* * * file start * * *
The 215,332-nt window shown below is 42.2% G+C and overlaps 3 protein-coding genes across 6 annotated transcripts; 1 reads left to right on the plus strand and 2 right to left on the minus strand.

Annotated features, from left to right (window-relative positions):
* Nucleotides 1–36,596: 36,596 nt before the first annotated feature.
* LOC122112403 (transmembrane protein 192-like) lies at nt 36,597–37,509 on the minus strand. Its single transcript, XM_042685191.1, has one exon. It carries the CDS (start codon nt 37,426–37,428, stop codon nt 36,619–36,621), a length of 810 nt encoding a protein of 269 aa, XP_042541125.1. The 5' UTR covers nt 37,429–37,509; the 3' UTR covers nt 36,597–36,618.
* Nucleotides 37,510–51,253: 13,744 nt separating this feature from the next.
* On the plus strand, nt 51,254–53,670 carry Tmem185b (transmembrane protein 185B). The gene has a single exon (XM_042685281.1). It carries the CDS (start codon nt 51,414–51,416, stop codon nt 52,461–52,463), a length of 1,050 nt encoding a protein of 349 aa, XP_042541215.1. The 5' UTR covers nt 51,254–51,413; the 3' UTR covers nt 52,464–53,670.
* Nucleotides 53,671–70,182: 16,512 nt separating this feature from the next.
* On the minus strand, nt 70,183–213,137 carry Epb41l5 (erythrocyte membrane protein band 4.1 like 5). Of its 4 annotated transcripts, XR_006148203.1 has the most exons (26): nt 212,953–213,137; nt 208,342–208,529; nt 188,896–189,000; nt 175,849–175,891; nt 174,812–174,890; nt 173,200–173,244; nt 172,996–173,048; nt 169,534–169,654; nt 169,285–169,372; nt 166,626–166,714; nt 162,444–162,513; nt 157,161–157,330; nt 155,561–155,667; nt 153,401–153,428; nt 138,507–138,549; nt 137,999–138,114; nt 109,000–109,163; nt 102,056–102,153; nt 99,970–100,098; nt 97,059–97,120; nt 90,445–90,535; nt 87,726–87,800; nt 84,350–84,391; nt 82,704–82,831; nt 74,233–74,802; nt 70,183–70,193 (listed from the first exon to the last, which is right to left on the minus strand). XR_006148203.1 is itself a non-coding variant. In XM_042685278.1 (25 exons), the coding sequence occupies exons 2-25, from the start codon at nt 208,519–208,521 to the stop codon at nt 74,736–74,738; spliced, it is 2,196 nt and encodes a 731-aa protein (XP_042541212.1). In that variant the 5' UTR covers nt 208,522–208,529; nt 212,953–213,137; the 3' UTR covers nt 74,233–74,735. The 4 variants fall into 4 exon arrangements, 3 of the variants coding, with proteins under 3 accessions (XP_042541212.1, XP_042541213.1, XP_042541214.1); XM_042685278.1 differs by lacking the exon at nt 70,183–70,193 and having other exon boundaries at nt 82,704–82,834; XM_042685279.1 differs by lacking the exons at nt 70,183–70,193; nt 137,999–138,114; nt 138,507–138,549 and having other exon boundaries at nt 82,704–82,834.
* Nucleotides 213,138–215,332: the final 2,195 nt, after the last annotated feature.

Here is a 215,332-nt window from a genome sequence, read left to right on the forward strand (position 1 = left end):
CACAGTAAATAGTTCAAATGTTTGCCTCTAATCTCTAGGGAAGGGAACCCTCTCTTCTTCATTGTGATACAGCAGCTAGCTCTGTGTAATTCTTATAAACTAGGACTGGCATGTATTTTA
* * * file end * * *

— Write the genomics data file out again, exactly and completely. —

The 215,332-nt window shown below is 42.2% G+C and overlaps 3 protein-coding genes across 6 annotated transcripts; 1 reads left to right on the plus strand and 2 right to left on the minus strand.

Annotated features, from left to right (window-relative positions):
* Nucleotides 1–36,596: 36,596 nt before the first annotated feature.
* LOC122112403 (transmembrane protein 192-like) lies at nt 36,597–37,509 on the minus strand. Its single transcript, XM_042685191.1, has one exon. It carries the CDS (start codon nt 37,426–37,428, stop codon nt 36,619–36,621), a length of 810 nt encoding a protein of 269 aa, XP_042541125.1. The 5' UTR covers nt 37,429–37,509; the 3' UTR covers nt 36,597–36,618.
* Nucleotides 37,510–51,253: 13,744 nt separating this feature from the next.
* On the plus strand, nt 51,254–53,670 carry Tmem185b (transmembrane protein 185B). The gene has a single exon (XM_042685281.1). It carries the CDS (start codon nt 51,414–51,416, stop codon nt 52,461–52,463), a length of 1,050 nt encoding a protein of 349 aa, XP_042541215.1. The 5' UTR covers nt 51,254–51,413; the 3' UTR covers nt 52,464–53,670.
* Nucleotides 53,671–70,182: 16,512 nt separating this feature from the next.
* On the minus strand, nt 70,183–213,137 carry Epb41l5 (erythrocyte membrane protein band 4.1 like 5). Of its 4 annotated transcripts, XR_006148203.1 has the most exons (26): nt 212,953–213,137; nt 208,342–208,529; nt 188,896–189,000; nt 175,849–175,891; nt 174,812–174,890; nt 173,200–173,244; nt 172,996–173,048; nt 169,534–169,654; nt 169,285–169,372; nt 166,626–166,714; nt 162,444–162,513; nt 157,161–157,330; nt 155,561–155,667; nt 153,401–153,428; nt 138,507–138,549; nt 137,999–138,114; nt 109,000–109,163; nt 102,056–102,153; nt 99,970–100,098; nt 97,059–97,120; nt 90,445–90,535; nt 87,726–87,800; nt 84,350–84,391; nt 82,704–82,831; nt 74,233–74,802; nt 70,183–70,193 (listed from the first exon to the last, which is right to left on the minus strand). XR_006148203.1 is itself a non-coding variant. In XM_042685278.1 (25 exons), the coding sequence occupies exons 2-25, from the start codon at nt 208,519–208,521 to the stop codon at nt 74,736–74,738; spliced, it is 2,196 nt and encodes a 731-aa protein (XP_042541212.1). In that variant the 5' UTR covers nt 208,522–208,529; nt 212,953–213,137; the 3' UTR covers nt 74,233–74,735. The 4 variants fall into 4 exon arrangements, 3 of the variants coding, with proteins under 3 accessions (XP_042541212.1, XP_042541213.1, XP_042541214.1); XM_042685278.1 differs by lacking the exon at nt 70,183–70,193 and having other exon boundaries at nt 82,704–82,834; XM_042685279.1 differs by lacking the exons at nt 70,183–70,193; nt 137,999–138,114; nt 138,507–138,549 and having other exon boundaries at nt 82,704–82,834.
* Nucleotides 213,138–215,332: the final 2,195 nt, after the last annotated feature.

Here is a 215,332-nt window from a genome sequence, read left to right on the forward strand (position 1 = left end):
CACAGTAAATAGTTCAAATGTTTGCCTCTAATCTCTAGGGAAGGGAACCCTCTCTTCTTCATTGTGATACAGCAGCTAGCTCTGTGTAATTCTTATAAACTAGGACTGGCATGTATTTTA